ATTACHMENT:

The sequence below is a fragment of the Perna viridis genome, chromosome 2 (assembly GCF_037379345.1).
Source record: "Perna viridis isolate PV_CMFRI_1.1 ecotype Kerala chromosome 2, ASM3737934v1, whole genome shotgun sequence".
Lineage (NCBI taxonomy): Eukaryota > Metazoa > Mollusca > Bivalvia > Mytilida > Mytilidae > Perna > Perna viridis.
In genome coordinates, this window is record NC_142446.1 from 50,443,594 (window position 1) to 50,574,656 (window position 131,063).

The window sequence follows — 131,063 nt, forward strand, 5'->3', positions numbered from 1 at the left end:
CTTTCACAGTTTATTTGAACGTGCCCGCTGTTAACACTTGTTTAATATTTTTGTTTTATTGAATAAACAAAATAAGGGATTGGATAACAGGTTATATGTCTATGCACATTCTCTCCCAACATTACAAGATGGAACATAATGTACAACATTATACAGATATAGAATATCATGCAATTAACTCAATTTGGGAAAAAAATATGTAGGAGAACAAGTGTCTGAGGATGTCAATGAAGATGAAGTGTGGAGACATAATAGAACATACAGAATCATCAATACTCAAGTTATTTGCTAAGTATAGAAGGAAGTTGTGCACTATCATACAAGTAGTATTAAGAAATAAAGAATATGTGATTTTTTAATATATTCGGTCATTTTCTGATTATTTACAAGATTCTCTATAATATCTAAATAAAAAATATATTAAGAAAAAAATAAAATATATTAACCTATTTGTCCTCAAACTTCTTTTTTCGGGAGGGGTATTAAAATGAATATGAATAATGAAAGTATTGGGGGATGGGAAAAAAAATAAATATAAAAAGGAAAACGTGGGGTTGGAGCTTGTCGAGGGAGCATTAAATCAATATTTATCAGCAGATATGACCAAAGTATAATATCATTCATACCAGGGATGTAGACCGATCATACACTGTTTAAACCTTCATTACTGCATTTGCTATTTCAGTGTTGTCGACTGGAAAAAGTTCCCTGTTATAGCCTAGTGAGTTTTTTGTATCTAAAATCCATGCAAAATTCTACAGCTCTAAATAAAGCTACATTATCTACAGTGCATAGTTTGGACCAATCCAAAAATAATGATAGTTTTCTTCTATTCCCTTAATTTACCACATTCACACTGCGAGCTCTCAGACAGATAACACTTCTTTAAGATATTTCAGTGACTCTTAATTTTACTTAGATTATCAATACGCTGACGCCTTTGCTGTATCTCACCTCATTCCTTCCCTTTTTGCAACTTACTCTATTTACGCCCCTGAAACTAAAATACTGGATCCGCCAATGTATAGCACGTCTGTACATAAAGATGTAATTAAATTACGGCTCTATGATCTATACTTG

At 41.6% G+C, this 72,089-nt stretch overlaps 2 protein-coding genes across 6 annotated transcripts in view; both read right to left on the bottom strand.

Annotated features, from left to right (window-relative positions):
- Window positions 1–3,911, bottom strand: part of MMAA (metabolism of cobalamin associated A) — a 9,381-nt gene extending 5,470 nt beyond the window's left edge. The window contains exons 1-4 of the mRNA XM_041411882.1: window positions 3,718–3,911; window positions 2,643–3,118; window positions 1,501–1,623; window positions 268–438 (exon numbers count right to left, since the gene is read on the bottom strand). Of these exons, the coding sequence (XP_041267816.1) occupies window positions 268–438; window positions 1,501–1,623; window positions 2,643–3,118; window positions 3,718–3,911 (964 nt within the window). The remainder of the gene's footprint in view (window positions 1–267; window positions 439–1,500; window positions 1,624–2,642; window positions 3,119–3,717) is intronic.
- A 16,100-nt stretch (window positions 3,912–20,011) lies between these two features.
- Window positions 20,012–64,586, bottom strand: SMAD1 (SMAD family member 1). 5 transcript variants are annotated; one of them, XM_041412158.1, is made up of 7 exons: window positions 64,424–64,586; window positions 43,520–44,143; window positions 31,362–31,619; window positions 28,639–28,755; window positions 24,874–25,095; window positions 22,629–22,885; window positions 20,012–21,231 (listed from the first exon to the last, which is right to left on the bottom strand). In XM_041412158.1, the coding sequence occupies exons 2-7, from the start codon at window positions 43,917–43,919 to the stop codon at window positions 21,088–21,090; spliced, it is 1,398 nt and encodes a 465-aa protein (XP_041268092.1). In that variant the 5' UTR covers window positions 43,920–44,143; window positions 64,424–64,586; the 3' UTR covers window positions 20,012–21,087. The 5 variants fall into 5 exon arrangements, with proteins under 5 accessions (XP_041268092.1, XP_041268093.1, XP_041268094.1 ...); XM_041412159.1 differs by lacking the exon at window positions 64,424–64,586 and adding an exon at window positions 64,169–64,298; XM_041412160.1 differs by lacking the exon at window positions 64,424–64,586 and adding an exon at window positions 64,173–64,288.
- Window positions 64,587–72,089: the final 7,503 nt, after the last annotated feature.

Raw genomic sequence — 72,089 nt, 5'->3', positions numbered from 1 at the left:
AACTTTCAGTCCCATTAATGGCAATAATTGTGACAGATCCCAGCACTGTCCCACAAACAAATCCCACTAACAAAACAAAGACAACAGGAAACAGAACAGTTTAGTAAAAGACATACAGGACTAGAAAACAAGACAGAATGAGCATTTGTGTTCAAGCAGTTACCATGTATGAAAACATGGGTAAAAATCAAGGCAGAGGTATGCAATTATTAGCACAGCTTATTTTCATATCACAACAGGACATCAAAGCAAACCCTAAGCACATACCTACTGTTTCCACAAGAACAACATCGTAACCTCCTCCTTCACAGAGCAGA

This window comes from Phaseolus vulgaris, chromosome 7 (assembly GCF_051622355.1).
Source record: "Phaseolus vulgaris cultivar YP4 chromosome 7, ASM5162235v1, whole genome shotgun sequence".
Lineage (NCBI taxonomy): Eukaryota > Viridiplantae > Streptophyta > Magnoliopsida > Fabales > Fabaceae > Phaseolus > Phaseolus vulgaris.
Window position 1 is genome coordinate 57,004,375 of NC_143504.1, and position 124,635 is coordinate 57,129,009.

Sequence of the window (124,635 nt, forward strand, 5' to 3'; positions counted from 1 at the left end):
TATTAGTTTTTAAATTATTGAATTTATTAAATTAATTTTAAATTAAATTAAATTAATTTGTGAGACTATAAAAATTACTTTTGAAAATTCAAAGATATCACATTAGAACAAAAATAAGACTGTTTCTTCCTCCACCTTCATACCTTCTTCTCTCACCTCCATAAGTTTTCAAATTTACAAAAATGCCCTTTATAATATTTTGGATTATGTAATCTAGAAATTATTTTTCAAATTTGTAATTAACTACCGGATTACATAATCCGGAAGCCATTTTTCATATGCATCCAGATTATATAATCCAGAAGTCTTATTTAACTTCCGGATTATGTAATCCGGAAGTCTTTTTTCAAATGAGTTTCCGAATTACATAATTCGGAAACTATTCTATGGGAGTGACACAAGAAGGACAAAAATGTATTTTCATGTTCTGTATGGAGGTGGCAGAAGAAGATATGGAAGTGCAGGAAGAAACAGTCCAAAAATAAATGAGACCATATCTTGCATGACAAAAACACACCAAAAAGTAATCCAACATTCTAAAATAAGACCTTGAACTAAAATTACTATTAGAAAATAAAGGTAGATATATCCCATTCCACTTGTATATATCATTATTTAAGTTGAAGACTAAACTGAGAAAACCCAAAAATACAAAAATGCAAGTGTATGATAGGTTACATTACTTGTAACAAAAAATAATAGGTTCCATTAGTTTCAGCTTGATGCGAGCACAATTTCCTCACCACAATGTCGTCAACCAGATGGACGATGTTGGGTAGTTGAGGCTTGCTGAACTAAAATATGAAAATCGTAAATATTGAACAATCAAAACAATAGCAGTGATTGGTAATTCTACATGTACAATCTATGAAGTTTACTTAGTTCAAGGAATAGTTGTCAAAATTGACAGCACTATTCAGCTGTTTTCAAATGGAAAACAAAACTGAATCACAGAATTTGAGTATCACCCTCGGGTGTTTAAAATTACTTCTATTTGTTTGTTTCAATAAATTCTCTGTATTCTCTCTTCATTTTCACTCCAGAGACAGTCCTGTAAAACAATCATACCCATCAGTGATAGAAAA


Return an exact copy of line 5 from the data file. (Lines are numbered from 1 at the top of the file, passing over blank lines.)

The window sequence follows — 131,063 nt, forward strand, 5'->3', positions numbered from 1 at the left end: